A Michelin Star Dish and A Reliable Power Grid — What Are The Similarities?

The Roadmap to Grid Reliability

Reliability is more than just having enough generation capacity to serve the load. Instead, it is a multifaceted process that involves coordination and collaboration among multiple business units at various time frames.

  • Despite specific lines and generators may not be available due to maintenance, the system must have sufficient transmission capacities to withstand all credible contingencies and show satisfying frequency and voltage profiles.
  • The resources should have enough ramping ability to handle sudden changes in operating conditions driven by solar and wind availability and extreme weather conditions such as heatwaves and wildfires.
  • Software tools and communication paths must be healthy functioning as they are extensions of the system operator’s eyes and hands and will provide the situational awareness critical to supporting the real-time reliability of the power grid.

From A Michelin Star Dish to A Reliable Grid

Top-quality ingredients alone do not make a solid Michelin star dish. Similarly, a good resource and transmission plan itself also doesn’t automatically ensure a reliable grid. Failing any of the requirements above could lead to compromised reliability in real-time, which may limit or interrupt the load-serving capability. From ingredient sourcing to cooking execution, from food preparation to the art of plating, every step is indispensable in delivering the best possible Michelin dish. Likewise, a highly reliable power grid is only plausible with proactive collaboration and coordination among key stakeholders such as resource planning, transmission planning, energy procurement, and operations at all time frames. While playing different roles at different times in the process, all these stakeholders are critical players in achieving world-class reliability.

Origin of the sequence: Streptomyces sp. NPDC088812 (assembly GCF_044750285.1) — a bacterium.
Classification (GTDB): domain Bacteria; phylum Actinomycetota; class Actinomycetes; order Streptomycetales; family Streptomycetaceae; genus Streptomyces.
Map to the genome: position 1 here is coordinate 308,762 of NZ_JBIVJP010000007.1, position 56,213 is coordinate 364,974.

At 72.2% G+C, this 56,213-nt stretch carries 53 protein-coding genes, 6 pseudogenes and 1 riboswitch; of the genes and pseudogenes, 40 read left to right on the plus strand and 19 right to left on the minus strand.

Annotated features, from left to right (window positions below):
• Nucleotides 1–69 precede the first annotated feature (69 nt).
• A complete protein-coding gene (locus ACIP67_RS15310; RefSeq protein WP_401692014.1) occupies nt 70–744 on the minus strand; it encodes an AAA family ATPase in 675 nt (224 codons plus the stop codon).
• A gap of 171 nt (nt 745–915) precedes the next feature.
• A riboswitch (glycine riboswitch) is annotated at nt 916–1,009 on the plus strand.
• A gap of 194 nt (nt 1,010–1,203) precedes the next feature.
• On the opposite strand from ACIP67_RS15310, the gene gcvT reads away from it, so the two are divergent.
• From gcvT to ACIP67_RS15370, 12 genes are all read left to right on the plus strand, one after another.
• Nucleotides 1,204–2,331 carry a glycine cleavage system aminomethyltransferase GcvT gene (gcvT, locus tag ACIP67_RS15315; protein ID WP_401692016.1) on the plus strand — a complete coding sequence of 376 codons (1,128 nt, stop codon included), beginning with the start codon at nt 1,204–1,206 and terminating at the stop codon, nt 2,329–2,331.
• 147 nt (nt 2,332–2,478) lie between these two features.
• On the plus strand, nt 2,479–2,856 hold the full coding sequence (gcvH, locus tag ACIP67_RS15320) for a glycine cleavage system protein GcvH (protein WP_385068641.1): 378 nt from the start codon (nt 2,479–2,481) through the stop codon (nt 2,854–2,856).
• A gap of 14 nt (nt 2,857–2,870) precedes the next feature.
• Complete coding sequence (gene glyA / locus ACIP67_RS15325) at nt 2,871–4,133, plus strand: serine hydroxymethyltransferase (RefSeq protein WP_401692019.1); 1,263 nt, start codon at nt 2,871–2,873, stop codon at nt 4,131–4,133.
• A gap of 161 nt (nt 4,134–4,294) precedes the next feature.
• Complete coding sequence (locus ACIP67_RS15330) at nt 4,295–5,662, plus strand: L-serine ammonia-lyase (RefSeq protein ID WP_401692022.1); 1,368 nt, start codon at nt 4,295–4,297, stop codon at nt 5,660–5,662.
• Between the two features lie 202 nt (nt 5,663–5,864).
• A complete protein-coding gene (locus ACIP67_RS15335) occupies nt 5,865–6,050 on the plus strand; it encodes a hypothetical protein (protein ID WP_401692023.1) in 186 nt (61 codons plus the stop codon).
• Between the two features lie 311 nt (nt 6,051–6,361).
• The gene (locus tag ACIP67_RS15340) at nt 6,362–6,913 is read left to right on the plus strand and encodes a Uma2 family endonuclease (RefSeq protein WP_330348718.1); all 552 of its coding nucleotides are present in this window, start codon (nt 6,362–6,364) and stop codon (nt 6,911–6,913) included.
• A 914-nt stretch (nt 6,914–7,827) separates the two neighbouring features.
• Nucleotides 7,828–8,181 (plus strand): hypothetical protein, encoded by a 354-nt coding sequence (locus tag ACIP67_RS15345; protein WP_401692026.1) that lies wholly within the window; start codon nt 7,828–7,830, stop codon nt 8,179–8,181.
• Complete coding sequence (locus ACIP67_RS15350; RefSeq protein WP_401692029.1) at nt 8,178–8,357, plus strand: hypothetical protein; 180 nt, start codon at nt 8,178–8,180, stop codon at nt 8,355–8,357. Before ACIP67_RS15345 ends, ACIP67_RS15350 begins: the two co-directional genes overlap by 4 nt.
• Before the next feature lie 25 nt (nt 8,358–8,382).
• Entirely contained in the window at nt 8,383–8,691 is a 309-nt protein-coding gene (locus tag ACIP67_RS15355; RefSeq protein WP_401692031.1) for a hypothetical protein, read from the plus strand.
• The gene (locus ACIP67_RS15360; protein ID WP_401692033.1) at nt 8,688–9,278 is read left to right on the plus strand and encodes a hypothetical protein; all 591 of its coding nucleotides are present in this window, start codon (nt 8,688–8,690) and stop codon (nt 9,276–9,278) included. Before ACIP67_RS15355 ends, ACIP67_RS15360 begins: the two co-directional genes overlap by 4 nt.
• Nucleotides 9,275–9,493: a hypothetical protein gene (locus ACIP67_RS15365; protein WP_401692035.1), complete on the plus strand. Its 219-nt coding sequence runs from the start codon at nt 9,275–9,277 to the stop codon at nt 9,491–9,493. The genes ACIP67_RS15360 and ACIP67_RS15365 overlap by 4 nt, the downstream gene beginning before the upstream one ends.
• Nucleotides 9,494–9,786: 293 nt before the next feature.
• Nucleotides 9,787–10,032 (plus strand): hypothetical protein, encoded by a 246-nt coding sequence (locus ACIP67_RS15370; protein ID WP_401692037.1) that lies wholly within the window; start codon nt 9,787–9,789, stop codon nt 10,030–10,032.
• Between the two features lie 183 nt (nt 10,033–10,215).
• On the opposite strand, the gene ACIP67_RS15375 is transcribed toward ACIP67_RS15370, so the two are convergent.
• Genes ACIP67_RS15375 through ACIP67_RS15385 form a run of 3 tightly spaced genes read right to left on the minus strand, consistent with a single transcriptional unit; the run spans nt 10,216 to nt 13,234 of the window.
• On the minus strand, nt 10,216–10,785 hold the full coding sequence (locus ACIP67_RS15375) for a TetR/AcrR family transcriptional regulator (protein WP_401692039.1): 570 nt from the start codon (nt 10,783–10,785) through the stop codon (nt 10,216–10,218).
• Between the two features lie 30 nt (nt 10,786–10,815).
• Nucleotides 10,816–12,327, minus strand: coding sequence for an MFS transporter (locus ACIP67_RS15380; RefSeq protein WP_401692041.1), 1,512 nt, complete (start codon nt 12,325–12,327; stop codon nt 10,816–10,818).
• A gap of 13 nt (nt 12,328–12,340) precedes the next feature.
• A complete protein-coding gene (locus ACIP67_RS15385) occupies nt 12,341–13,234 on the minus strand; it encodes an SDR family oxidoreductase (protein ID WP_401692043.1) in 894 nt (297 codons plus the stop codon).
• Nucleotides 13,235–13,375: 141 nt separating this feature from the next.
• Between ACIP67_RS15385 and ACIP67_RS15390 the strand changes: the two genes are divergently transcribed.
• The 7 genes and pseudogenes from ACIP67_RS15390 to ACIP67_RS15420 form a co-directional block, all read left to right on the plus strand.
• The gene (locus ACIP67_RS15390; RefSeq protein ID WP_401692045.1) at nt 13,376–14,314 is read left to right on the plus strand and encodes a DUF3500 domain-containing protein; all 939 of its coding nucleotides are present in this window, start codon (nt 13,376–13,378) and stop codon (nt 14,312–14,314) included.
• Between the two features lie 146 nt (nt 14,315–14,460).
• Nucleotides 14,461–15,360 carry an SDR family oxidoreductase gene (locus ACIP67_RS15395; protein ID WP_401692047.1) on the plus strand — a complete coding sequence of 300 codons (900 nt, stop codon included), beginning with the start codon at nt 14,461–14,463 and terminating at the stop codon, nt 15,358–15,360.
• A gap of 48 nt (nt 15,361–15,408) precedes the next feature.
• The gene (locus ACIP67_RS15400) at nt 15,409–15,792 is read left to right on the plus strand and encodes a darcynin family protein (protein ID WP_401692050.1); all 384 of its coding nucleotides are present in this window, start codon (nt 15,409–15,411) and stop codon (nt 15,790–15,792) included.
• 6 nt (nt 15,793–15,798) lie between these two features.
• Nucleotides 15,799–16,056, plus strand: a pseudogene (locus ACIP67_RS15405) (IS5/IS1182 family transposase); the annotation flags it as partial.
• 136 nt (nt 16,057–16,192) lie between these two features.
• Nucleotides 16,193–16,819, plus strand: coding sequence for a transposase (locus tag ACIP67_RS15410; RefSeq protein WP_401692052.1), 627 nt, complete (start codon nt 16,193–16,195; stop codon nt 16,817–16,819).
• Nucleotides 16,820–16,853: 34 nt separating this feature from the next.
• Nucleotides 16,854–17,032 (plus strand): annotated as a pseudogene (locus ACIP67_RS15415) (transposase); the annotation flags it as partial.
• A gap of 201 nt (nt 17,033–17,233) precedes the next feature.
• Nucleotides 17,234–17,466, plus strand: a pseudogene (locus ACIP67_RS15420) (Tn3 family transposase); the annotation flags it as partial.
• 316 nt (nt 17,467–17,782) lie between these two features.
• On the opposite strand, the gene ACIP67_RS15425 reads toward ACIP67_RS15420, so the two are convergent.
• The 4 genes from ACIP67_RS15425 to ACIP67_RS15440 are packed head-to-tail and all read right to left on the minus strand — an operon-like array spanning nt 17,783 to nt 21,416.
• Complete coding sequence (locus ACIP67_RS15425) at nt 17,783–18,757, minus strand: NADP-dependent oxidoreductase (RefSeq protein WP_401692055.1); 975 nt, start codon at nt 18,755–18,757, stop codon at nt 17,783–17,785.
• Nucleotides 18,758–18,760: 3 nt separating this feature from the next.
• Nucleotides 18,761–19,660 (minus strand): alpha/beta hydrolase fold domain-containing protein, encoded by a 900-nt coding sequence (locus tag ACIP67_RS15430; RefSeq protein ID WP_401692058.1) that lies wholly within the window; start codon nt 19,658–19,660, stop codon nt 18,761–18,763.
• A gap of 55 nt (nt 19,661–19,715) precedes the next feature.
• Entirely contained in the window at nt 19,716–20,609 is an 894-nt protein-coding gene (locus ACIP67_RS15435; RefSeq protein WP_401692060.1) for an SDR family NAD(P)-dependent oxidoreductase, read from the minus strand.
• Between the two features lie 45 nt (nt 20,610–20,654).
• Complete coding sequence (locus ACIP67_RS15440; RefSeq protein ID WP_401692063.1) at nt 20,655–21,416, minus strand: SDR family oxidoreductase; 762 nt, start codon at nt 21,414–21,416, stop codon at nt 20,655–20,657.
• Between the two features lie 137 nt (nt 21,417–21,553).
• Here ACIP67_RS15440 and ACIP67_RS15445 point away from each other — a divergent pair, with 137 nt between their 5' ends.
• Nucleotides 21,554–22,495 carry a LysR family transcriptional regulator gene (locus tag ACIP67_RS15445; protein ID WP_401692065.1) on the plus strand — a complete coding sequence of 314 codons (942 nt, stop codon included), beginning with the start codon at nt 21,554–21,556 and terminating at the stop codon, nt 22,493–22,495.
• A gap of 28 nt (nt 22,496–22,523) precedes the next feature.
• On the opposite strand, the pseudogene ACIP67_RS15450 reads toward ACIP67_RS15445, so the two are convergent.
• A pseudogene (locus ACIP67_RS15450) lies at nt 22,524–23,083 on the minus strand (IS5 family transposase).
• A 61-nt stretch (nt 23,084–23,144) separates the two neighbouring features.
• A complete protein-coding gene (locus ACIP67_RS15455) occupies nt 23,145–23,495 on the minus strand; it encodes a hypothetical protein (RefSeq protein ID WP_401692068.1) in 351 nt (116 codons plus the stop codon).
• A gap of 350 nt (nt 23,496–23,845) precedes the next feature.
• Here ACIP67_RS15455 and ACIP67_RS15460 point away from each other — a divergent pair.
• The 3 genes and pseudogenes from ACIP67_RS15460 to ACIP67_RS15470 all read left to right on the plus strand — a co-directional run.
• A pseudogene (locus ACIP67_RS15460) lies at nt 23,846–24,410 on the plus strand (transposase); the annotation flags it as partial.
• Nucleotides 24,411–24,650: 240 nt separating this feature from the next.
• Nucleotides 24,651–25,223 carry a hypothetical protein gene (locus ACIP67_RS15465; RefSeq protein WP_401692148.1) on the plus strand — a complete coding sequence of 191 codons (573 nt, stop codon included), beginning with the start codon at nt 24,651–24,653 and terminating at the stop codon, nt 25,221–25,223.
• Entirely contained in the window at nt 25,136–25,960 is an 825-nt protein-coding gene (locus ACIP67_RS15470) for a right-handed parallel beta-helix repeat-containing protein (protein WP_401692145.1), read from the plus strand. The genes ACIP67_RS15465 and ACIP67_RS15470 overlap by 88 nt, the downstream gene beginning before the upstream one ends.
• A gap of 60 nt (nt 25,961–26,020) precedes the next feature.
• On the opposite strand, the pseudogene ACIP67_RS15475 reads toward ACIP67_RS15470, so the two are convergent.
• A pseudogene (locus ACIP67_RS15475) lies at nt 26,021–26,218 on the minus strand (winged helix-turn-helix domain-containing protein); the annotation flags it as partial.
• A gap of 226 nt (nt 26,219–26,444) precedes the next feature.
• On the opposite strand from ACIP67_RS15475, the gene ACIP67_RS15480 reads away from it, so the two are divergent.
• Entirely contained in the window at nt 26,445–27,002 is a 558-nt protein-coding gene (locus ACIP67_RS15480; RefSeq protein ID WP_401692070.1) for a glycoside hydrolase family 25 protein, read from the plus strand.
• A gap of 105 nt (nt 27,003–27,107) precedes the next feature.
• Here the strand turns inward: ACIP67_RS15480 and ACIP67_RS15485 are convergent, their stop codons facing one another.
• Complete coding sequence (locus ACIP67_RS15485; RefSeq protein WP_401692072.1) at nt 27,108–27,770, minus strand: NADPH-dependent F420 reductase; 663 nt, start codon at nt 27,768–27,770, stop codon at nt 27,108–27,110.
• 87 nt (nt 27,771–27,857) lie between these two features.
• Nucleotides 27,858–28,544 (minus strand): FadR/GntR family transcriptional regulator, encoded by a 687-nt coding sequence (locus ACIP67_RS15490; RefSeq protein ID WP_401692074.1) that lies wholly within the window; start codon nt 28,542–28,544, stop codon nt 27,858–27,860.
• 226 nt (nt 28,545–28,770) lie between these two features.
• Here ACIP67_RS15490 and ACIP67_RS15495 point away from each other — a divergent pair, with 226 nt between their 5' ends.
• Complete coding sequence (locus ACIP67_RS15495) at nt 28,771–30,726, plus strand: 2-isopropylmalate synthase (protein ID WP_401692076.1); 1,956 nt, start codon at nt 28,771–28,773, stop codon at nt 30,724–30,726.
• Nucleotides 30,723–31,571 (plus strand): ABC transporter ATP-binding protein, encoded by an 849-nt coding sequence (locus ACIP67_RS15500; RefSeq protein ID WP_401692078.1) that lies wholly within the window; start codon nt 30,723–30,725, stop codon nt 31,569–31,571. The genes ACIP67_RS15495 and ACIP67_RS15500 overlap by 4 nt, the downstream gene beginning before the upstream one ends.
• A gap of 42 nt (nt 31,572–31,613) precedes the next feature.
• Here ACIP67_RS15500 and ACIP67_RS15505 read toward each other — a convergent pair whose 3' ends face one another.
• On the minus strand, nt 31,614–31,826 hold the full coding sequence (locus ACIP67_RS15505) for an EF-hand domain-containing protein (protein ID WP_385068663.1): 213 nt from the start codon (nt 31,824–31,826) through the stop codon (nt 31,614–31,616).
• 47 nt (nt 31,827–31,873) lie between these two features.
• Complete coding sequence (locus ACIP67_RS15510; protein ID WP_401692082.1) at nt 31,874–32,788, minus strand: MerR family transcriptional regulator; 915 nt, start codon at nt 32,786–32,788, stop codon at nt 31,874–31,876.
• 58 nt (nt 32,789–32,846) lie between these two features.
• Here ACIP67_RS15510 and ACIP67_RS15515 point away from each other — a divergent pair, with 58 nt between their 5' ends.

A reliable power grid in real-time goes a long way! While reliability is materialized only in the operations time frame, it is not an “operation only” concept. World-class reliability originates from a thoughtful resource and transmission plan based on a thorough analysis of the system and realistic expectations of possible energy futures, which, as an analogy, provides the essential ingredients for operations. Once the plan is initiated, the implementation progress must be carefully tracked, and the plan should be regularly reviewed and revised to account for the evolvement of critical inputs, which, if not correctly modeled, could constrain the later operations due to the “path dependence.” When it enters the operations planning stage, reliability comes from strategically scheduled maintenance plans and prudently conducted studies against the forecasted system condition. Eventually, all the hard work and collaboration will pay off in real-time operations. The capable resource portfolio and robust transmission network, together with the well-defined operating and contingency plans, will allow engineers, operators, and energy traders to efficiently utilize the resources and transmission facilities to deliver the promised reliability under various operation conditions.



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Hui Z

Hui Z

Experienced engineer and team leader with 10+ years of experience in the energy domain | Leading the energy transformation and grid innovations